"I'm going to speak my mind because I have nothing to lose."--S.I. Hayakawa

Tuesday, June 9, 2009

The Turning Back Place

So I was boppin' down the side of the highway this evening, filling big yellow bags with litter, and thinking about how much my feet hurt. And why. Why do they only hurt on the top of the arch? I haven't a clue, but the fact that they hurt made me think about how far I was going to trudge before turning back--crossing the highway and picking up litter on the way back to my truck. Sore feet, and all.

Then I came to a wide spot in the road where I frequently see vehicles pulled off the two lane highway. It really isn't a pull out; it's an access point for a primitive trail to a mining claim. I also see rafting company vehicles parked here, and I remembered last summer when I was cleaning up litter along this stretch and came upon two women steadying themselves against a rafting company trailer.

The wide spot--the turn back place.

They looked much like I suspect I looked twenty-five years ago when the realization hit that I'd just signed up for SCUBA lessons. Me, the non-swimmer who is terrified of water. They were dressed in the raingear I'd seen on rafters, but the expressions on their faces were the wide-eyed looks of those who knew they'd just survived an all too close brush with death, and incredibly were alive to tell about it. Unlike my friend Kathy who parachuted out of an airplane a couple years ago--in Mexico of all places--and can only say she did it. She can't tell about it because she kept her eyes closed all the way down to earth.

This is the same Kathy who called her son in Anchorage last year and asked him if he was interested in driving up to Denali Park and going on a raft trip down some white water rapids there. To which he snorted something along the lines of, "Why do you want to go all the way up there when you've got the best white water rafting down by you."

"Down by you" means Six Mile Creek in the Silvertip area of the Kenai Peninsula, where I was now walking. And this little wide spot in the road is the turn back place for those who have already had more of Six Mile Creek than they wanted. This is where the rafting company lets those folks go ashore, before it really gets dicey, and where the employee who's driving the trailer downriver will pick them up on the way to meet the raft at the end of the "float."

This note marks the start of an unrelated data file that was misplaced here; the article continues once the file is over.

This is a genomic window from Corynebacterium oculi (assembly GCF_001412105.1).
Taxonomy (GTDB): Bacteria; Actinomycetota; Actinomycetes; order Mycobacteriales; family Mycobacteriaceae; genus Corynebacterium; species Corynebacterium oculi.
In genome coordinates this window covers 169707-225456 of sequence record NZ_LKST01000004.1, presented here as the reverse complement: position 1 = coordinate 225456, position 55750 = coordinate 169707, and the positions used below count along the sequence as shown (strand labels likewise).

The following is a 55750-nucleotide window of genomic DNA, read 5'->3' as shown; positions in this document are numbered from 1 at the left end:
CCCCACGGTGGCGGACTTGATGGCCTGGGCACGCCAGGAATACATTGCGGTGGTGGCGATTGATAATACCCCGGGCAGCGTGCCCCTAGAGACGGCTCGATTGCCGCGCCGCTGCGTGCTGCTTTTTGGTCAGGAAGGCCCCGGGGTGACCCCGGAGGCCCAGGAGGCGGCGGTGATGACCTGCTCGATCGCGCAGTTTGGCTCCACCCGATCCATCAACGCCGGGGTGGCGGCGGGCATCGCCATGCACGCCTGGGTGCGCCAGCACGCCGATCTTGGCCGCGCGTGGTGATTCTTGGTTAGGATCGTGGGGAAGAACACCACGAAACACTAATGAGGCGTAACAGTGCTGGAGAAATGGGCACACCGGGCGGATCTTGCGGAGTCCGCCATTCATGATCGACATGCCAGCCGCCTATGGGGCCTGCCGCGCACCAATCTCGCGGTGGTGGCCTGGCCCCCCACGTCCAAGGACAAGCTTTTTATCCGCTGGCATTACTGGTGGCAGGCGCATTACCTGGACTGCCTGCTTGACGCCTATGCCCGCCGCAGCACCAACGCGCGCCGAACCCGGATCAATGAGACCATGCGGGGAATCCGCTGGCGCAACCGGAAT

Nice li'l ol' Six Mile Creek.

Remembering the ashen faces and the quick, jerky movements of those two women, I decided to make this my turn around place for the evening. I dropped my bag and pick-em-up-stick, and wandered down the trail through the forest to see where the raft pulls in to drop off the ones who have changed their minds--before the going really gets dicey.

I took one look, some pictures, and then rushed back to my truck. This story has to be told from the beginning--the place where the rafters put in.

Rafters put-in spot.

So, here we are at this nice big pull off. Plenty of parking, room for the rafters to turn around and back their trailers down to the river edge. All the clients get suited up and are treated to a safety lecture. Then, they have to swim across the river to their raft. Why? To prove that they can function well enough in that COLD water to maybe help save themselves.

Even landscaped with boulders.

Suit up, and swim across the river, then you can get in the raft.

Nice creek. Just the spot for a lovely Sunday afternoon float trip. Gentle, but no pansy, this creek.

A bit downstream.

Even a little farther down--a wee bit of white water to get the adrenaline flowing. Gravel beaches to haul out and have a picnic.

Oh-h-h, what fun.

A mile down, still a nifty creek. Maybe the canyon walls are closing in a mite. Poor creek. All it wants to do is flow downstream with the least difficulty possible.

Hey! Quit crowding me!

And then... Yumpin' Yiminy!!!

This is one mighty ticked-off creek.

There ain't no place to land around here! And the worst is yet to come??? How can that be??? This looks like the pictures I've seen on the front page of the newspaper--where the helicopters hover high above while rescue personnel try to pluck water-logged canoers (!!!) out of the rapids where they're barely hanging onto a rock, assuming of course that they can find a rock on that straight up rock face. And yes, some don't make it out of the Class IV and V rapids alive.

OMG! OMG! OMG! I got this picture by hanging out over the edge. The water's thirty or forty feet down.

There's a few miles left in the trip, down to Sunrise where the rafters haul out. What's between the turning back place and Sunrise, I couldn't say--and I'm not gonna find out.... except by asking a rafter, cuz this ol' gal might jump out of an airplane some day, but she sure as blazes ain't goin' down Six Mile Creek.

PS: I love some of the spelling anomalies in Alaska. Take your pick:

It's either Six Mile Creek or Sixmile Creek.
It's either Puritan Creek or Purinton Creek--spelling depends on which direction you're driving when you see the signs.
It's either Soldotna or Soldatna.
It's either Kalifonski Beach Road or Kalifornski Beach Road.


  1. Thanks a million, Gully, for a nice safe "look" at a ride down the creek. Your photos are great and your accompanying words are even better. I can just hear you saying the words as I read them.

    Lon and I did some rafting in Colorado but it was nothing like this, thank God. I was pretty apprehensive on the bus ride to the take off point but fortunately found out my emotions were unfounded.

    Thank you for putting some real excitement into my life. Just the thought of being in a raft and being tossed around by that white water gets my adrenaline flowing.

  2. Whew!!! to think--I never looked, and just assumed it was a pleasant little rafting river! Brings new meaning to the stories of those that didnt make it across over the years.